The investigation takes him to the contrasting world of the one-percenters, who have cordoned themselves off in high-rise, air-conditioned apartments that come furnished with "furniture" — young attractive women offered to the men as an amenity. While the wealthy enjoy the comforts of a warm, home-cooked meal and clean water for drinking and showering, the poor riot over the rationed food, which come in wafers of three different varieties — red, yellow and green. In a shocking scene, these rioters are picked up and cleared with a front-end loader, like something out of a Holocaust documentary but with living, breathing, screaming people.
The film explicitly singles out the greenhouse effect to be the chief cause behind this world falling apart. This is evident even in the opening montage: a how-we-got-here collage of man and nature, and how the former's destructive agency becomes more and more insatiable with industrialisation and technological progress. There is a yellowish-green fog that blankets New York in the film, and there is no sign of trees or other animals, all victims of human-induced climate change. In a world with no visible plant life or livestock, food thus becomes utilitarian: an eat-what-you-get meal. Among the three wafers, Soylent Green is the most in-demand due to its high-protein content. But, as Charlton Heston discovers in the end, "Soylent Green is people." It is not a combination of soy and lentil, or extracted from ocean plankton.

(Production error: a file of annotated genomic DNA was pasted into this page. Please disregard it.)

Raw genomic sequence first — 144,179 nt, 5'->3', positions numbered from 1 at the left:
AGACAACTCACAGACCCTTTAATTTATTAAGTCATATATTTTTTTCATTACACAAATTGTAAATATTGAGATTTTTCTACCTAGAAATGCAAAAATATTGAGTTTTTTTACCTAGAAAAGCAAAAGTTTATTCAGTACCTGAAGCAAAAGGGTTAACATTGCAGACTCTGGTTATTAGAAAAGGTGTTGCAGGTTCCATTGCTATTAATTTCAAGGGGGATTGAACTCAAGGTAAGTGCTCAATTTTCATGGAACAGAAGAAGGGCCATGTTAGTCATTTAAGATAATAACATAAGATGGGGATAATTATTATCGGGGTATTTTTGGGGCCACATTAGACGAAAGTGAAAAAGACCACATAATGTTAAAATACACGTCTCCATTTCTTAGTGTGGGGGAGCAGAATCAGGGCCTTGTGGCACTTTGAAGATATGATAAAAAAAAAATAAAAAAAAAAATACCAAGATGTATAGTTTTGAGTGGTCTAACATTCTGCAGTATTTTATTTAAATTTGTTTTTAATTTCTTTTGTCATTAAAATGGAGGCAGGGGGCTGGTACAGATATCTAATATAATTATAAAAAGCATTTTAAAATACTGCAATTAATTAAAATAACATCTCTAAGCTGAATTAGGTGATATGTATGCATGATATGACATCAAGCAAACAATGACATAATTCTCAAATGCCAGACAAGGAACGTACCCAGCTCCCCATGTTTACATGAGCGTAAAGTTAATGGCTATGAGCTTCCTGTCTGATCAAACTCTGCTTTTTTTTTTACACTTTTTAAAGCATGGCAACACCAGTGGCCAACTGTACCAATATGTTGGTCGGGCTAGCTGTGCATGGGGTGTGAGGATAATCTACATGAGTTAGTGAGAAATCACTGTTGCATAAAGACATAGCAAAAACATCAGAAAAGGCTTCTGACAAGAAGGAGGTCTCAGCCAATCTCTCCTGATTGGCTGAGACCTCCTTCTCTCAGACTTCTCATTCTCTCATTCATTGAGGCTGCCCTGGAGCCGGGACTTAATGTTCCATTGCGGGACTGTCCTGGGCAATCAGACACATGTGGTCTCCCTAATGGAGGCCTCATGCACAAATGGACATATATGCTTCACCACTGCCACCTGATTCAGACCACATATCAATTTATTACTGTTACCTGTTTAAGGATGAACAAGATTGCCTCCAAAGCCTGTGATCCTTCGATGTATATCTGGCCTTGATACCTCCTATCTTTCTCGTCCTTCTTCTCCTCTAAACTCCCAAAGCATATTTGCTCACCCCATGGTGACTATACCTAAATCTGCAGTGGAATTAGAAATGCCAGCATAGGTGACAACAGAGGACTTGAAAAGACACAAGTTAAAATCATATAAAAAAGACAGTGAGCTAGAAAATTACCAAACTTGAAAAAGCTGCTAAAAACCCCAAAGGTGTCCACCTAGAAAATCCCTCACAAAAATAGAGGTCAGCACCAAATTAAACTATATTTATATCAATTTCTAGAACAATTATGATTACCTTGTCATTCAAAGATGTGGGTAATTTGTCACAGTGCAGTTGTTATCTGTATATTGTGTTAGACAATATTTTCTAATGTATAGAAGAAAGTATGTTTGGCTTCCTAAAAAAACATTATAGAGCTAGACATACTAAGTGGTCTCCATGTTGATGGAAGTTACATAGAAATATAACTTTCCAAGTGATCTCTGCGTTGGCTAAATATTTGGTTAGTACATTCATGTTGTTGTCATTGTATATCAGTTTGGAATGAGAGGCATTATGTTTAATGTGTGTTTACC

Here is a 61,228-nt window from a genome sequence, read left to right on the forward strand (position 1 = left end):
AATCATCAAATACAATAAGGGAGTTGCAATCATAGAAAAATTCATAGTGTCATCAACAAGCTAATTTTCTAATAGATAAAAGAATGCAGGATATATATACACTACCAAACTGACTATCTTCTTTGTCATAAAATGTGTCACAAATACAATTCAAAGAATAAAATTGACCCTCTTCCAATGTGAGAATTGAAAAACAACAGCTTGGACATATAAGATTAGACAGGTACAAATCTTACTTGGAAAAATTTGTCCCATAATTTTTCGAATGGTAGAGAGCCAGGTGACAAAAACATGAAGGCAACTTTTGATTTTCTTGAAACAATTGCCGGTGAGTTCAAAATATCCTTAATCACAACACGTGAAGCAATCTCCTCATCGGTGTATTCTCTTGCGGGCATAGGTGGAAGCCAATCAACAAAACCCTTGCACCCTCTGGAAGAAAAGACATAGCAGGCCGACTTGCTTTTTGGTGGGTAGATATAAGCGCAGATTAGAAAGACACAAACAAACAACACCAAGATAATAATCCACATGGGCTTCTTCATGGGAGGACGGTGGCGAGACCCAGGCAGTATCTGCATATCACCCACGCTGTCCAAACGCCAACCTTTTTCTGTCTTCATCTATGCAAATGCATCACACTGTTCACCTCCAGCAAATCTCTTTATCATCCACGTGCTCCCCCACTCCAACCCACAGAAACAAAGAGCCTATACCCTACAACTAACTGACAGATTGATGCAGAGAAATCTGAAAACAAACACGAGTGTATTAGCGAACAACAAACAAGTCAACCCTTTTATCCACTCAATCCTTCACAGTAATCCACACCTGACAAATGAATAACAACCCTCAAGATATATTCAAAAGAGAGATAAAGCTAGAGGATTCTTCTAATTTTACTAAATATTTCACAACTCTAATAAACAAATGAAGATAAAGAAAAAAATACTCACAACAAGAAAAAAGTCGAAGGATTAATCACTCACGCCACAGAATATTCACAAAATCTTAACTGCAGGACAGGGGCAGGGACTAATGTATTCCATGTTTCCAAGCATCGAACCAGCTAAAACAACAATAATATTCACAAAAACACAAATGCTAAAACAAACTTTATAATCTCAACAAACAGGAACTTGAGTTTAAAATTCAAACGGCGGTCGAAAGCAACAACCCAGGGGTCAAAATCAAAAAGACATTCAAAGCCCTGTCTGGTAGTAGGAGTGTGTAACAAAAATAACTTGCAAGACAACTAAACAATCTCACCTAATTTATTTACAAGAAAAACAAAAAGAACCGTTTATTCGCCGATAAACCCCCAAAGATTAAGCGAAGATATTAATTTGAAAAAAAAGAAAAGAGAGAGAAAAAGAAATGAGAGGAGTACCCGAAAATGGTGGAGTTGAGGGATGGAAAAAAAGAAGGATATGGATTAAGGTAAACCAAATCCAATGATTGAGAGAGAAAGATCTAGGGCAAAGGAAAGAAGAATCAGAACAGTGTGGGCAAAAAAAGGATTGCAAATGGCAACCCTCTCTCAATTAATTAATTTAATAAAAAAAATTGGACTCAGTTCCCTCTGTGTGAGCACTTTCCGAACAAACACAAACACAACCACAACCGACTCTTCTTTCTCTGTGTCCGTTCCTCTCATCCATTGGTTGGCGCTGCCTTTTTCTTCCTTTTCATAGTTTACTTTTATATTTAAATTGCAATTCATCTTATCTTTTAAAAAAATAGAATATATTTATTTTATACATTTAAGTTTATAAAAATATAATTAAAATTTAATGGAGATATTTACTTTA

This cannibalism trope is however used to shock us into action against environmental degradation and gradual resource depletion. It acts as a condemnation of a consumerist culture which eventually begins to consume itself. The throw-away society we currently live in wastes about one-third of the food we produce, according to the IPCC report. This, in turn, increases greenhouse gas emissions and fractures the four pillars of food security: availability, access, utilisation and stability of supplies. Priyadarshi Shukla, co-chair of IPCC Working Group III, said: “Food security will be increasingly affected by future climate change through yield declines — especially in the tropics — increased prices, reduced nutrient quality, and supply chain disruptions.”